How will the recent pedophilia scandal affect the clergy and laity?
The pedophilia crisis facing the Catholic Church is tragic in its consequences. Those closest to the incidents of abuse are obviously the most seriously affected--especially the victims, their families, and their fellow parishioners. Besides the actual abuse, the hierarchy's handling of the crisis has been scandalous. But there is another victim: the bond of trust that is so essential to clergy-parishioner relationships and to the clergy's moral authority.
Clergy relate to people in the deepest moments of their lives, in moments of profound sorrow as well as great joy. These are often times of great vulnerability, and parishioners need to be able to trust that their vulnerability will not be exploited. Being ordained as one called by God symbolizes that the pastor can be trusted. When, however, clergy engage in pedophilia, in other forms of sexual abuse, or abuse of their position generally, this sacred bond is violated and their moral authority is called into question.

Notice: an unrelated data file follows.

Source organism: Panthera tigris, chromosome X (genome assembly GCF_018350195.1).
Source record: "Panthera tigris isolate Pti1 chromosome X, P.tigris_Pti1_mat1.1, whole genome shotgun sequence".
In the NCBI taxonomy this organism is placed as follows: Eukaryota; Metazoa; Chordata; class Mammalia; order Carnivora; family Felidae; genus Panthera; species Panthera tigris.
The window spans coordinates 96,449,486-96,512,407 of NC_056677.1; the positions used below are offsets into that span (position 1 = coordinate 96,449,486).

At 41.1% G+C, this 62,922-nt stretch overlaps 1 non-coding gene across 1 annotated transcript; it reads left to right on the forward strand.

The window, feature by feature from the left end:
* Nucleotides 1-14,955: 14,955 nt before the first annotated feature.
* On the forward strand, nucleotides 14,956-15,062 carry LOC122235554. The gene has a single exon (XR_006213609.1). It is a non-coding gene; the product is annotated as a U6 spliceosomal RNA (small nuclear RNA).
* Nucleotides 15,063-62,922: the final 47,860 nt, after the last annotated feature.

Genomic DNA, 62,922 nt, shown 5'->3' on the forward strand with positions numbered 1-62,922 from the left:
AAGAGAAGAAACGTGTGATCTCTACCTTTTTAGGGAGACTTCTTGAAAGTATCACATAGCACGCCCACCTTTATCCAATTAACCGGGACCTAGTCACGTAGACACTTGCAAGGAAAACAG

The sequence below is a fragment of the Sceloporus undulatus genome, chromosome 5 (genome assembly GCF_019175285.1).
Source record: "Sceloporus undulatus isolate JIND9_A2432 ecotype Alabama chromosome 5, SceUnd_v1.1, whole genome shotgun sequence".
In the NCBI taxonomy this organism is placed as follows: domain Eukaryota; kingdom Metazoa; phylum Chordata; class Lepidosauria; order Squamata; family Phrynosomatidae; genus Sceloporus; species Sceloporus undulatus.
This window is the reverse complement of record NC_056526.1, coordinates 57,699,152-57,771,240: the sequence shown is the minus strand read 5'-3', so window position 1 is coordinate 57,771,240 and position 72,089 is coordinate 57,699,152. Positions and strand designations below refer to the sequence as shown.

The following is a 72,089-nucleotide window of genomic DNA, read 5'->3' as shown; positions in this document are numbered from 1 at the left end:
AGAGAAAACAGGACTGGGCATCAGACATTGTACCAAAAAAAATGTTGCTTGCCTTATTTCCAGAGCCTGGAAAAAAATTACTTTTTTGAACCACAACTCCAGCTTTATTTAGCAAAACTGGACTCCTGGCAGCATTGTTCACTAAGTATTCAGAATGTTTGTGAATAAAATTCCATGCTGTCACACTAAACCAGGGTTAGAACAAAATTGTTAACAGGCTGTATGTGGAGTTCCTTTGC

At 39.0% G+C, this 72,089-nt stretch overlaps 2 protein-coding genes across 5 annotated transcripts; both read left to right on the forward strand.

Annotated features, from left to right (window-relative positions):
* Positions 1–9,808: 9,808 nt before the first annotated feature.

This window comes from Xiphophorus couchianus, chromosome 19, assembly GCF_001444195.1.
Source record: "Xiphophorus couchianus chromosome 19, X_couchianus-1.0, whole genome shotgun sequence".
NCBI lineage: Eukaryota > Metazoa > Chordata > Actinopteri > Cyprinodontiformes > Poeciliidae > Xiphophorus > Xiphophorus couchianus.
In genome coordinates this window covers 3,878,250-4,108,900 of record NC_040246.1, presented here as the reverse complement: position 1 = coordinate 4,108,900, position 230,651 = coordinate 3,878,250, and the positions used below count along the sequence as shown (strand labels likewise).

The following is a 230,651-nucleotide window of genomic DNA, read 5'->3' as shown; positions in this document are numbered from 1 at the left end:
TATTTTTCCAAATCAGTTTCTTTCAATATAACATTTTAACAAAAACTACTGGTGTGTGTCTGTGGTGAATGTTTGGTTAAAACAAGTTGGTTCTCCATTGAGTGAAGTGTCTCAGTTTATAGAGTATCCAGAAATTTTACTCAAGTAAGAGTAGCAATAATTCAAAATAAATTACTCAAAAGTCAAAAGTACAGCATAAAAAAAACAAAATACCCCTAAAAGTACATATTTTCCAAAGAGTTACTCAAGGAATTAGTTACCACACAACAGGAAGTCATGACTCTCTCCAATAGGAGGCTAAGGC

Would that the damage could be limited only to those involved, as serious and painful as this is; yet all priests and laity are implicated. The large majority of exemplary Catholic clergy will suffer the effects of their brother priests' failures, and many Catholic parents will think twice about allowing their child to be an altar boy or girl--regardless of their respect for their priest.
Furthermore, there will no doubt be a spillover effect. The relationships between clergy and laity of other faiths are also likely to be tainted by these events. Public-opinion data from the past two decades revealed that the public's confidence in religious leaders dropped substantially for all age groups and especially among the young. The pedophilia crisis will do further damage.
The poet John Donne once wrote that "No man is an island." Neither is any priest or minister an island. What one does has consequences for all.